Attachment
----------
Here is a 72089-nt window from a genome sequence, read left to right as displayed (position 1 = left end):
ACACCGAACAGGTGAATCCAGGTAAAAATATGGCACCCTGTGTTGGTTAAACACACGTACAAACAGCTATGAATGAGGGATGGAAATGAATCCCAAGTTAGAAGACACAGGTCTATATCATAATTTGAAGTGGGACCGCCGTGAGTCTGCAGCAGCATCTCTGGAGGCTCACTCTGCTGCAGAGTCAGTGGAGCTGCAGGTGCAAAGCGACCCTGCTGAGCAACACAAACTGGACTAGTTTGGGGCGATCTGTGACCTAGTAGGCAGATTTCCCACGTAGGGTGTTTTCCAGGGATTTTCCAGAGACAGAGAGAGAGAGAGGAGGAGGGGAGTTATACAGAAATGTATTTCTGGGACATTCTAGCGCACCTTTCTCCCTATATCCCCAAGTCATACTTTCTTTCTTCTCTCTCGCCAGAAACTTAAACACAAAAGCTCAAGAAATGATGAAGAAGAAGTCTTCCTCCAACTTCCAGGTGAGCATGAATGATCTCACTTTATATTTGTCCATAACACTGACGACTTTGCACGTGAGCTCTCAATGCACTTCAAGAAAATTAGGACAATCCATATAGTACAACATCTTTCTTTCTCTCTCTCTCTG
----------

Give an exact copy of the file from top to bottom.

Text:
Here is a 72089-nt window from a genome sequence, read left to right as displayed (position 1 = left end):
ACACCGAACAGGTGAATCCAGGTAAAAATATGGCACCCTGTGTTGGTTAAACACACGTACAAACAGCTATGAATGAGGGATGGAAATGAATCCCAAGTTAGAAGACACAGGTCTATATCATAATTTGAAGTGGGACCGCCGTGAGTCTGCAGCAGCATCTCTGGAGGCTCACTCTGCTGCAGAGTCAGTGGAGCTGCAGGTGCAAAGCGACCCTGCTGAGCAACACAAACTGGACTAGTTTGGGGCGATCTGTGACCTAGTAGGCAGATTTCCCACGTAGGGTGTTTTCCAGGGATTTTCCAGAGACAGAGAGAGAGAGAGGAGGAGGGGAGTTATACAGAAATGTATTTCTGGGACATTCTAGCGCACCTTTCTCCCTATATCCCCAAGTCATACTTTCTTTCTTCTCTCTCGCCAGAAACTTAAACACAAAAGCTCAAGAAATGATGAAGAAGAAGTCTTCCTCCAACTTCCAGGTGAGCATGAATGATCTCACTTTATATTTGTCCATAACACTGACGACTTTGCACGTGAGCTCTCAATGCACTTCAAGAAAATTAGGACAATCCATATAGTACAACATCTTTCTTTCTCTCTCTCTCTG